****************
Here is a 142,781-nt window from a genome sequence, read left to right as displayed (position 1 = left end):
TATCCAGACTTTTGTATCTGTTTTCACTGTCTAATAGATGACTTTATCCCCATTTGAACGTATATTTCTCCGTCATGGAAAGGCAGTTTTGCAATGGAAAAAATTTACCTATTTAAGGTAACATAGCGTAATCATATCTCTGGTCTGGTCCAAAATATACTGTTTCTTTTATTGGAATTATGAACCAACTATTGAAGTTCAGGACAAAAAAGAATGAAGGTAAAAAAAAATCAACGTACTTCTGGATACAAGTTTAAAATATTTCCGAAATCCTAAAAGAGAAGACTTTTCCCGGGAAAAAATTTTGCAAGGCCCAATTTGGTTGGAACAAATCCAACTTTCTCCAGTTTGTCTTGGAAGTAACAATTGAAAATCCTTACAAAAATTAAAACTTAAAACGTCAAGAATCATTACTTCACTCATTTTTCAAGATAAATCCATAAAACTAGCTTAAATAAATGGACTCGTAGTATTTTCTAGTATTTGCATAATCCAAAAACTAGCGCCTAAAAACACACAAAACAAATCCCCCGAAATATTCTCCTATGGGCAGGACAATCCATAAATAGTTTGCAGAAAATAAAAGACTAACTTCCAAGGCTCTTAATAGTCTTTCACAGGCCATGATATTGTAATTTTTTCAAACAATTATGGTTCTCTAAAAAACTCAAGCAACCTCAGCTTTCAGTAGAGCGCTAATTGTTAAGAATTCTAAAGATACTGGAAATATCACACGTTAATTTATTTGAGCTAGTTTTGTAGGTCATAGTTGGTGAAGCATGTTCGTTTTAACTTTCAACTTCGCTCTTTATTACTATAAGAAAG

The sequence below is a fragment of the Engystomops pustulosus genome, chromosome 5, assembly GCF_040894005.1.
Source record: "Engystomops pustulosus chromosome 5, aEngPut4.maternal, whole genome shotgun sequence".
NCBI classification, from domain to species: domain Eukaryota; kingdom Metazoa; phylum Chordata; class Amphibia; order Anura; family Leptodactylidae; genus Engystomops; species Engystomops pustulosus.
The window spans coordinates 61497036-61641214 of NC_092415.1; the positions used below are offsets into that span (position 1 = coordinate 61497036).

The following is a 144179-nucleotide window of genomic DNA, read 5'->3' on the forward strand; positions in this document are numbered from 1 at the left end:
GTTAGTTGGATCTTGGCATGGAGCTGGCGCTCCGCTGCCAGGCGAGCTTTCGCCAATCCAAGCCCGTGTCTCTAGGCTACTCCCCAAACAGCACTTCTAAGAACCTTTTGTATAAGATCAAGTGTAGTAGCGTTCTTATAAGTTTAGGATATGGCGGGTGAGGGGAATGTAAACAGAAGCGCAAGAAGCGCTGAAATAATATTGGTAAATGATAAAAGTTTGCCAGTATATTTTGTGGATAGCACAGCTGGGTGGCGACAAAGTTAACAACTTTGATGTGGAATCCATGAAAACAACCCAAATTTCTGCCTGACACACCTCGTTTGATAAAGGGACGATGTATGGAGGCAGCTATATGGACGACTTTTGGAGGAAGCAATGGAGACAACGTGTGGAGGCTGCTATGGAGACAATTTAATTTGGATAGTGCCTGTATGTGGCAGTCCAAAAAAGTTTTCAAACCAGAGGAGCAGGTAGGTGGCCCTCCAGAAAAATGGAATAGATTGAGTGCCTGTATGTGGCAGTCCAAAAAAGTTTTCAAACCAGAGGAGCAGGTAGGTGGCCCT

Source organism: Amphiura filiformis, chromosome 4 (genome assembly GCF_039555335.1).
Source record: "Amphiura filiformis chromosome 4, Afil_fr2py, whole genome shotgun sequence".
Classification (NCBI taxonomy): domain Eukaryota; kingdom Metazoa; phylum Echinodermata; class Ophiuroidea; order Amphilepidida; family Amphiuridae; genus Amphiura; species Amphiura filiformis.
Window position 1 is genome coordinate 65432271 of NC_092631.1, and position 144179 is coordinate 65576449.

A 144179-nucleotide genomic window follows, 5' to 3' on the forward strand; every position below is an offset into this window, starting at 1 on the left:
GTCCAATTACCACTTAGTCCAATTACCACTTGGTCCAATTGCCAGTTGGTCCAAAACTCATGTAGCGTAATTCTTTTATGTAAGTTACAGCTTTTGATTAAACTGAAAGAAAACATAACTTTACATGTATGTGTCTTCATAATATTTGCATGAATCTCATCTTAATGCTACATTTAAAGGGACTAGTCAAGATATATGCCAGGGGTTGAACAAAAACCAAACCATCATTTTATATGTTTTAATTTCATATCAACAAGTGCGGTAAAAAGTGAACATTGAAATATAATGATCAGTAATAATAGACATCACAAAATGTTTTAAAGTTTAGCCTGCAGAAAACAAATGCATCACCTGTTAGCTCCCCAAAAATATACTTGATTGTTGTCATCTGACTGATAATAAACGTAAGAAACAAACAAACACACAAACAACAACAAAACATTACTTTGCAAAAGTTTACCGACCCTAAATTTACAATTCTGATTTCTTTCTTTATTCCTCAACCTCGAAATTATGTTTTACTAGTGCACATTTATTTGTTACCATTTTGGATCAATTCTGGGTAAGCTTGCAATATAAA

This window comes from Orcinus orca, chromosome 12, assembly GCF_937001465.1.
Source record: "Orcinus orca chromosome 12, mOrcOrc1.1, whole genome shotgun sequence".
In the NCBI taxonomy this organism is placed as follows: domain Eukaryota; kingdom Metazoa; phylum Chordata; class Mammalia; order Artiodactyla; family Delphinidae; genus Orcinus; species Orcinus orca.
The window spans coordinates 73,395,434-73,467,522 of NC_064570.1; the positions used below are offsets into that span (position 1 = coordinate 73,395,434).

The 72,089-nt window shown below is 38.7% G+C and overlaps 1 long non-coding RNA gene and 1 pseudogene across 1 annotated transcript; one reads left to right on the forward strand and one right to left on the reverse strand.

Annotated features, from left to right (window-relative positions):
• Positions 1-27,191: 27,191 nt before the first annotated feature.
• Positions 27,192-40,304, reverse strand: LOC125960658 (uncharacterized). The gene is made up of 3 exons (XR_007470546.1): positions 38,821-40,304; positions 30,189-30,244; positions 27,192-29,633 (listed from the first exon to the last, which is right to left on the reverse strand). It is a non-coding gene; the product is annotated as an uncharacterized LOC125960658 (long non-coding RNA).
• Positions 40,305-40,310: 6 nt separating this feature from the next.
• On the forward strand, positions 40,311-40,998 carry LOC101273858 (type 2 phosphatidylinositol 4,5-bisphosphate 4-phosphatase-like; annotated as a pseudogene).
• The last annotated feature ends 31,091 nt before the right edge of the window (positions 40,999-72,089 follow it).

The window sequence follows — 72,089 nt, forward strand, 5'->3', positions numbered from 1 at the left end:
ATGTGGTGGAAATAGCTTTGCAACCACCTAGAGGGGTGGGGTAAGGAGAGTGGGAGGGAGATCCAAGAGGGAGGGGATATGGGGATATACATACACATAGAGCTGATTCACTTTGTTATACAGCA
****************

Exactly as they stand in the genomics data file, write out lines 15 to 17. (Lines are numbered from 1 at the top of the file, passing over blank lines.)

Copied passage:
This window comes from Orcinus orca, chromosome 12, assembly GCF_937001465.1.
Source record: "Orcinus orca chromosome 12, mOrcOrc1.1, whole genome shotgun sequence".
In the NCBI taxonomy this organism is placed as follows: domain Eukaryota; kingdom Metazoa; phylum Chordata; class Mammalia; order Artiodactyla; family Delphinidae; genus Orcinus; species Orcinus orca.